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12th Feb 2024

Science has identified what makes a face trustworthy

Anna Martin

trustworthy face

Do you find that taxi drivers always seems to tell you their life story?

Well congratulations, you may just be the proud owner of a trustworthy face.

Though most of us by now have been or have heard someone being described as having a trustworthy look about them, what exactly makes them this way?

It seems that scientists have figured out the answer and unsurprisingly it has everything to do with the shape of your face.

A team of New York University psychology researchers found we tend to judge someone with high eyebrows and prominent cheekbones to be more honest.

Science has identified what makes a face trustworthy
Kim Kardashian has what science deems as a trustworthy face Credit: Getty

On the other hand, we are less likely to trust someone with a furrowed brow and sunken cheeks.

However, it’s important to keep in mind, that none of these features actually reflect how honest a person is – you can’t measure that by looking at someone’s eyebrows.

The researchers found that a section of the brain decides a person’s trustworthiness even before we have consciously perceived who they are.

The brain takes just 33 milliseconds – three-hundredths of a second, or a tenth of the time it takes to blink – to decide whether someone is to be trusted.

Jonathan Freeman, assistant professor at New York University’s Department of Psychology, said: “Our findings suggest that the brain automatically responds to a face’s trustworthiness before it is even consciously perceived.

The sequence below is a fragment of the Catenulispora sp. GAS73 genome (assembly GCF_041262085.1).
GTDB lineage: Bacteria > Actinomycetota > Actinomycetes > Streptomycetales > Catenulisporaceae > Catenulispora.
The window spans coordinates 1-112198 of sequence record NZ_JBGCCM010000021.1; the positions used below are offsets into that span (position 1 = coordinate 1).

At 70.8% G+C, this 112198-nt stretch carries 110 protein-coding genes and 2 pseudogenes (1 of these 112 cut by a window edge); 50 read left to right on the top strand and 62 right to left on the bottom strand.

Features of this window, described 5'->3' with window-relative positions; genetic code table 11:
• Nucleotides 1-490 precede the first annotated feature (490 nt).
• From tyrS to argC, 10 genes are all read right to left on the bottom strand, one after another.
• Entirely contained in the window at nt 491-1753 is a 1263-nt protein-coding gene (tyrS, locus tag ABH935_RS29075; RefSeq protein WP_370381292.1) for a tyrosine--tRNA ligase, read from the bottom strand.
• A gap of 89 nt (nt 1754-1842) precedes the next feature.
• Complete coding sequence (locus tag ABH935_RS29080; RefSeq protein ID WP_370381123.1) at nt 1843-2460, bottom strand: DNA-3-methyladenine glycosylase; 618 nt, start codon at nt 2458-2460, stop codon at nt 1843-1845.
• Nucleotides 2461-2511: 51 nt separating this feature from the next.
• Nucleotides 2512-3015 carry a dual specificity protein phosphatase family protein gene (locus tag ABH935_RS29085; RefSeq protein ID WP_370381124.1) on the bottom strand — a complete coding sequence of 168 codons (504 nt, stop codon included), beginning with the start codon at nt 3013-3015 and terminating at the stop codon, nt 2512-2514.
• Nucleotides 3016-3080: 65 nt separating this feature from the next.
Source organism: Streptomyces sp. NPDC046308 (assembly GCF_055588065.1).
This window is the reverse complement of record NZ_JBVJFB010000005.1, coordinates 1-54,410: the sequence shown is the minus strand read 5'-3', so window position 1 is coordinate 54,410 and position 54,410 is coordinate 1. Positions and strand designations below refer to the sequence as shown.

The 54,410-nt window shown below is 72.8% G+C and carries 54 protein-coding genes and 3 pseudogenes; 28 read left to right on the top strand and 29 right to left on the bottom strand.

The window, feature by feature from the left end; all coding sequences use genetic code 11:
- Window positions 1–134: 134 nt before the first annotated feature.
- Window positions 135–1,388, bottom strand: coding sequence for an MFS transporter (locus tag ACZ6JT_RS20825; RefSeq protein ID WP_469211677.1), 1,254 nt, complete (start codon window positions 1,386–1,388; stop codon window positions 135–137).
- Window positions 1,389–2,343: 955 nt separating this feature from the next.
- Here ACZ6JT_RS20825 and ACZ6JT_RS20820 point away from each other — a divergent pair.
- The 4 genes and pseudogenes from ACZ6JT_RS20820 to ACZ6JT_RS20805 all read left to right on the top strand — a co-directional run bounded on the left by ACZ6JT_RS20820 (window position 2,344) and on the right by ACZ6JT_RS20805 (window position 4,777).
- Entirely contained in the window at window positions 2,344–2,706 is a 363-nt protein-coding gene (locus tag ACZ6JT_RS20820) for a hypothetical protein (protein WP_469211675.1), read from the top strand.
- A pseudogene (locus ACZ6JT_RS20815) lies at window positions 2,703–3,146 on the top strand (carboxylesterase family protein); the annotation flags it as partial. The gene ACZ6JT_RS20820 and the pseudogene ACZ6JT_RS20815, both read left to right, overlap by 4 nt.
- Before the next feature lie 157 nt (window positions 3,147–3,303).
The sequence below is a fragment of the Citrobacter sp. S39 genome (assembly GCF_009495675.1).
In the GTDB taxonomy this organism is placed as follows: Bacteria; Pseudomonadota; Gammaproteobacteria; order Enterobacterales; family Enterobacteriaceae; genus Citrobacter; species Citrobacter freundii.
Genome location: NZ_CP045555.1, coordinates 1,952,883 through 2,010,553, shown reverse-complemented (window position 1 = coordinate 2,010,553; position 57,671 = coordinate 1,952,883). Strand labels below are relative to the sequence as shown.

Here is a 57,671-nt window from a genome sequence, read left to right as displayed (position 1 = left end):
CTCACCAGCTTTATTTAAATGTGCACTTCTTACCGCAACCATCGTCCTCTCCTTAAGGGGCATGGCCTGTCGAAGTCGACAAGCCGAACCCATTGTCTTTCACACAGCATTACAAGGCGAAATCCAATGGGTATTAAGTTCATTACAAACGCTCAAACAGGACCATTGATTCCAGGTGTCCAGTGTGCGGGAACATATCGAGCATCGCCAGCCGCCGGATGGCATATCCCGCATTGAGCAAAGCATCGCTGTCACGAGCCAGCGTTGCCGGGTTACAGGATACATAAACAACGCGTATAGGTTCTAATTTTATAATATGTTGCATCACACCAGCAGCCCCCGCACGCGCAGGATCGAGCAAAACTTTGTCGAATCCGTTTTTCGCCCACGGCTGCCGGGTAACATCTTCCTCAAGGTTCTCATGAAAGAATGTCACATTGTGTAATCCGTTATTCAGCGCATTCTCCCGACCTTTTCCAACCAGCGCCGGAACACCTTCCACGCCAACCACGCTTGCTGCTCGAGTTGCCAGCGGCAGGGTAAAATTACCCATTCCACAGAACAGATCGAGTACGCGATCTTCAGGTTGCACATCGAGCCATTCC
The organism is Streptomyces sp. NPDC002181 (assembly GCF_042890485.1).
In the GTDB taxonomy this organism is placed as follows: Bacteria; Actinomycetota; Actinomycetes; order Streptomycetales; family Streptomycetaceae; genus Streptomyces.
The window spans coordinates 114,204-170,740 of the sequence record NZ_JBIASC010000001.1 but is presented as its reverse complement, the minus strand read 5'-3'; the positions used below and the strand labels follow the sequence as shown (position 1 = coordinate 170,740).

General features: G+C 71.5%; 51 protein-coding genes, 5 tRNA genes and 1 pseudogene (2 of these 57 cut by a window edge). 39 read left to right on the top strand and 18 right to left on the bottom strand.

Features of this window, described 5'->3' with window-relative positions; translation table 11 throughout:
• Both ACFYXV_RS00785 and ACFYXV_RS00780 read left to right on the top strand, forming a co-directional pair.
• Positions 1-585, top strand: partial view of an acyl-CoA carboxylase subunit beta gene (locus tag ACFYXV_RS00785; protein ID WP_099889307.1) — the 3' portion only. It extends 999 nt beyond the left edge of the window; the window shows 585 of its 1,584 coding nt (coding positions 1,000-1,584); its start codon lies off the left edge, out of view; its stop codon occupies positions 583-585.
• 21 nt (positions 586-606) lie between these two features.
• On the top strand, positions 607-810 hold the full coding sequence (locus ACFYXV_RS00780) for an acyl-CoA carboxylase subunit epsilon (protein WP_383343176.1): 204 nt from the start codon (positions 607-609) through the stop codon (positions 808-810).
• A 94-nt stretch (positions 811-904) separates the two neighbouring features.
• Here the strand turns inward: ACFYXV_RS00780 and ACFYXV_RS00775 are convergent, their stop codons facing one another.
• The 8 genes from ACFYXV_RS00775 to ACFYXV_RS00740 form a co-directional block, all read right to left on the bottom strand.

“The results are consistent with an extensive body of research suggesting that we form spontaneous judgments of other people that can be largely outside awareness.”

Science has identified what makes a face trustworthy
Russian President Vladimir Putin doesn’t have a trustworthy face Credit: Getty

So if we decide to apply their findings to some celeb faces, Angelina Jolie would be considered trustworthy because of her high cheekbones and eyebrows.

Yet an example of someone who would be considered untrustworthy (again you can’t say for sure just by looking at someone’s face, don’t cancel me, please) is Richard Nixon who had low eyebrows and hollow cheeks.

The New York research team presented a panel of ten volunteers with 300 computer-generated faces and asked them how trustworthy each was.

Those faces with high cheekbones, high eyebrows and a smile were perceived to be the most honest.

The scientists also presented the panel with real pictures of strangers, and the same facial attributes were found to be deemed as trustworthy.

In a second set of experiments, a new set of 37 volunteers were presented with the ‘trustworthy’ and ‘untrustworthy’ images for a split second, while their brain activity was monitored.

Science has identified what makes a face trustworthy
Stacey Solomon has a trustworthy face Credit: Getty

The images were then immediately replaced with a neutral picture so the brain could no longer process the previous image.

Researchers found that a region of the brain called the amygdala, which is vital in social and emotional behaviour, activated within 33 milliseconds even when the images were flashed up just momentarily.

So even when we try not to judge a book by its cover we seem to do it subconsciously.